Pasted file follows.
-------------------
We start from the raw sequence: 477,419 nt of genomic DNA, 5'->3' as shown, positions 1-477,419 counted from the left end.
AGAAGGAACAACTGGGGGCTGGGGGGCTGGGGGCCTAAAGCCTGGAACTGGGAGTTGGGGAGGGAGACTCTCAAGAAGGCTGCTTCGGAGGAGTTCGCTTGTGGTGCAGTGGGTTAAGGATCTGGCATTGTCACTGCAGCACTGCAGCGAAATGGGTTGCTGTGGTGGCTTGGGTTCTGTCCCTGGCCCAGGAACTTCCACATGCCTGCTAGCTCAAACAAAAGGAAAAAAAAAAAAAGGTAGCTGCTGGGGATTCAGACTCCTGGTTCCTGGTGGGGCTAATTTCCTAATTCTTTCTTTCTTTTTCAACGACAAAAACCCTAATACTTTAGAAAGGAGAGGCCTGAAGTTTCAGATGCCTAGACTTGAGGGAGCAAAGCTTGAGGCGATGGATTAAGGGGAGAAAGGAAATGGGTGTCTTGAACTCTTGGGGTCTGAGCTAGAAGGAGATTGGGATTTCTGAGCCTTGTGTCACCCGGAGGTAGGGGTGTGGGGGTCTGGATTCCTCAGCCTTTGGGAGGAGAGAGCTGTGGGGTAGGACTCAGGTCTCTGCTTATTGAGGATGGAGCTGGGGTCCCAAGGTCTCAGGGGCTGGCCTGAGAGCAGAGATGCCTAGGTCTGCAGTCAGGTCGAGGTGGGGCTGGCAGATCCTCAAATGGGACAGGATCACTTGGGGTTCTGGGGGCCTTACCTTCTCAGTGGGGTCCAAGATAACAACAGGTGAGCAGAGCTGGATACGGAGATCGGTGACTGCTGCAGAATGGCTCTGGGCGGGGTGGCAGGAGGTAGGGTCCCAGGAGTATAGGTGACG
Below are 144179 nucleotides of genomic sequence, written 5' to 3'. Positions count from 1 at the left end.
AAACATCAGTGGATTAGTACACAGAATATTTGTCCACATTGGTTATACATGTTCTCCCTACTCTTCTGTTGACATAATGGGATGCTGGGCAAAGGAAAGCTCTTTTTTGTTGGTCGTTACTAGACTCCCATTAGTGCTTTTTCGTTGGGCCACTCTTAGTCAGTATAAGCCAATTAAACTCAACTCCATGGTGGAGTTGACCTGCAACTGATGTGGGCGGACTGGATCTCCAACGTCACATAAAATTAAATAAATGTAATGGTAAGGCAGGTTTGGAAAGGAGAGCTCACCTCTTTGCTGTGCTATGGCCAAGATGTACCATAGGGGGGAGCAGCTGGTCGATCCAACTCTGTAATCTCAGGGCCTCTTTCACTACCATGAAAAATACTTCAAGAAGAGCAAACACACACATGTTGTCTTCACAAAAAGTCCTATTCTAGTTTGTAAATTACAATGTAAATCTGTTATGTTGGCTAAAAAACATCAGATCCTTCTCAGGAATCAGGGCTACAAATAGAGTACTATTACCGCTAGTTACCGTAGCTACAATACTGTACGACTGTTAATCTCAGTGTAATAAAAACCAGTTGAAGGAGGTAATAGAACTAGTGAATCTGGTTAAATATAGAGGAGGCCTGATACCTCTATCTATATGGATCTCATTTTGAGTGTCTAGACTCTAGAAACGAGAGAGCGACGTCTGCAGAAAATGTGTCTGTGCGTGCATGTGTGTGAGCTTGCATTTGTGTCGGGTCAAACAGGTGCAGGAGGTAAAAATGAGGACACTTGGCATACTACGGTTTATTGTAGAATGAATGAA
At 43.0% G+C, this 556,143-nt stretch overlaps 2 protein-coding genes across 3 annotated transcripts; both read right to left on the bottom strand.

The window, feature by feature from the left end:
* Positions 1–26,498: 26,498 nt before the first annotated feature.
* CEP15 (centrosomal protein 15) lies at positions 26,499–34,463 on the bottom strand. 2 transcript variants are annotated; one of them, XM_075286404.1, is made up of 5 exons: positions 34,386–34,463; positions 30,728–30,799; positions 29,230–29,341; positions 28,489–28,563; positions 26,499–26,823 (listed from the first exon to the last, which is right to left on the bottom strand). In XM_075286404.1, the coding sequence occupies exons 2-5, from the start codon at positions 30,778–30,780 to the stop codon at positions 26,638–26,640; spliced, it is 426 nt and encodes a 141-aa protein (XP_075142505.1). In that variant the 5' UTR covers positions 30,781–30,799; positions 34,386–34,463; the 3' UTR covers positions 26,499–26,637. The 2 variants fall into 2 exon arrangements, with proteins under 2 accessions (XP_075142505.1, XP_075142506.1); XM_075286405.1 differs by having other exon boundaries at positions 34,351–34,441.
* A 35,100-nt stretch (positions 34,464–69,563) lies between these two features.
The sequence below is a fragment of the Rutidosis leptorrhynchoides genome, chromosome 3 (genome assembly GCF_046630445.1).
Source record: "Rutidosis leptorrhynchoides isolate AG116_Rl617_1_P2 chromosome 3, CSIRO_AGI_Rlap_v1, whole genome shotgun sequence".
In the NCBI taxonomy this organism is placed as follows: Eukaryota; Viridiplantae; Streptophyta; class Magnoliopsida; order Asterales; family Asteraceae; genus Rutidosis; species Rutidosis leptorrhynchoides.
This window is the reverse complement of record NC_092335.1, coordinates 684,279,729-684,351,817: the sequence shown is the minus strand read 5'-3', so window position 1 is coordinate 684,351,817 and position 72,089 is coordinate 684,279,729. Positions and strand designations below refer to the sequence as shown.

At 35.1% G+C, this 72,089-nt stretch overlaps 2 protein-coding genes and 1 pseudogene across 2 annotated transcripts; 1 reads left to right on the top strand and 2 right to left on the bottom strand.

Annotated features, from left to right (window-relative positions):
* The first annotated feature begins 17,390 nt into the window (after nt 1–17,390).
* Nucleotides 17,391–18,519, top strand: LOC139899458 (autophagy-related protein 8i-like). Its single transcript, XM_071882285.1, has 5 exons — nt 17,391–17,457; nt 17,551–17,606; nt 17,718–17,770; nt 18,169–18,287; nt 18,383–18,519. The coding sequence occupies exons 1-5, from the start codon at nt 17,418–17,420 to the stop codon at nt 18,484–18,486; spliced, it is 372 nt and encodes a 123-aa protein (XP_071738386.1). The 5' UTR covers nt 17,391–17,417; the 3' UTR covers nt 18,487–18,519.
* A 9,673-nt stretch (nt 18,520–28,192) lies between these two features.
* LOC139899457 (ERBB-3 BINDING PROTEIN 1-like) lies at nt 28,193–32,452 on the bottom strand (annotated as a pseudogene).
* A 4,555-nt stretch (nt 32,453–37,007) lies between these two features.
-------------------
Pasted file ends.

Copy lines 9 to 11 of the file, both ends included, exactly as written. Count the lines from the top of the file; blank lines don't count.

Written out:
* A 35,100-nt stretch (positions 34,464–69,563) lies between these two features.
The sequence below is a fragment of the Rutidosis leptorrhynchoides genome, chromosome 3 (genome assembly GCF_046630445.1).
Source record: "Rutidosis leptorrhynchoides isolate AG116_Rl617_1_P2 chromosome 3, CSIRO_AGI_Rlap_v1, whole genome shotgun sequence".